“Character cannot be developed in ease and quiet. Only through experience of trial and suffering can the soul be strengthened, vision cleared, ambition inspired, and success achieved.” – Helen Keller
In this 2006 article by Joseph L. Badaracco, Jr., he asks, “What is the difference between a tough ethical decision and a defining moment? An ethical decision typically involves choosing between two options: one we know to be right and another we know to be wrong. A defining moment, however, challenges us in a deeper way by asking us to choose between two or more ideals in which we deeply believe. Such challenges rarely have a “correct” response. Rather, they are situations created by circumstance that ask us to step forward and, in the words of the American philosopher John Dewey, “form, reveal, and test” ourselves. We form our character in defining moments because we commit to irreversible courses of action that shape our personal and professional identities. We reveal something new about us to ourselves and others because defining moments uncover something that had been hidden or crystallize something that had been only partially known. And we test ourselves because we discover whether we will live up to our personal ideals or only pay them lip service.”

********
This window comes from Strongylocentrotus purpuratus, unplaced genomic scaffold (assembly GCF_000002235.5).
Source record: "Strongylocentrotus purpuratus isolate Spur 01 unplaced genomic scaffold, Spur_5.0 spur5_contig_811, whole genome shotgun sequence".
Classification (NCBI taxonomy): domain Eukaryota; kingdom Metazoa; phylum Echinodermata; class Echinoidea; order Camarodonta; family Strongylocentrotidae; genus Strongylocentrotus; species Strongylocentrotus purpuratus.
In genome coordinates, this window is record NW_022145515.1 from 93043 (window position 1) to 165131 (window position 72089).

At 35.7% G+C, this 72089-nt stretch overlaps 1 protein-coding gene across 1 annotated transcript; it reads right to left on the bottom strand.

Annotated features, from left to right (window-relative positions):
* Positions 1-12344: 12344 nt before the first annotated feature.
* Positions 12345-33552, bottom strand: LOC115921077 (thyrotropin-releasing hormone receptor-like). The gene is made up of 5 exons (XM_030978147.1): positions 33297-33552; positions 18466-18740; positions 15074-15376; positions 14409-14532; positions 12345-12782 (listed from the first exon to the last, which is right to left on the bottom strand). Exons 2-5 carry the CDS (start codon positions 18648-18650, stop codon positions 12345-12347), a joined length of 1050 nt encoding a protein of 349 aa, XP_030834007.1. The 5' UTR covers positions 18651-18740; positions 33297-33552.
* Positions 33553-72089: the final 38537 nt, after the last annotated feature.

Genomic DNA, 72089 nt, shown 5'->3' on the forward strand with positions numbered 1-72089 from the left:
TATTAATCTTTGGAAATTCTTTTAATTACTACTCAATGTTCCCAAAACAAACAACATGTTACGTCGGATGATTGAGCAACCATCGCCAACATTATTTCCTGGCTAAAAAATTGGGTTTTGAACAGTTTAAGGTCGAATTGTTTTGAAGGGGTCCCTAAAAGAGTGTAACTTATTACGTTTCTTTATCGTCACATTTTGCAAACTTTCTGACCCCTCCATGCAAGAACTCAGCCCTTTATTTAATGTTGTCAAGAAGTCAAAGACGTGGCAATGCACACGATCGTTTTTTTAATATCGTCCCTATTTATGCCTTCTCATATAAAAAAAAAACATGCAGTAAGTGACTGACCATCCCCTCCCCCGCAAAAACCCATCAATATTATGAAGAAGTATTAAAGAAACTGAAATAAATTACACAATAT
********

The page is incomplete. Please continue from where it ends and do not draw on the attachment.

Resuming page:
These “defining moments” in our lives shape our character whether we are old enough to realize it or not. Can you remember a time in your life when you were forced to make a tough decision? How has your life been different since?
Read more of Badaracco’s article here: The Discipline of Building Character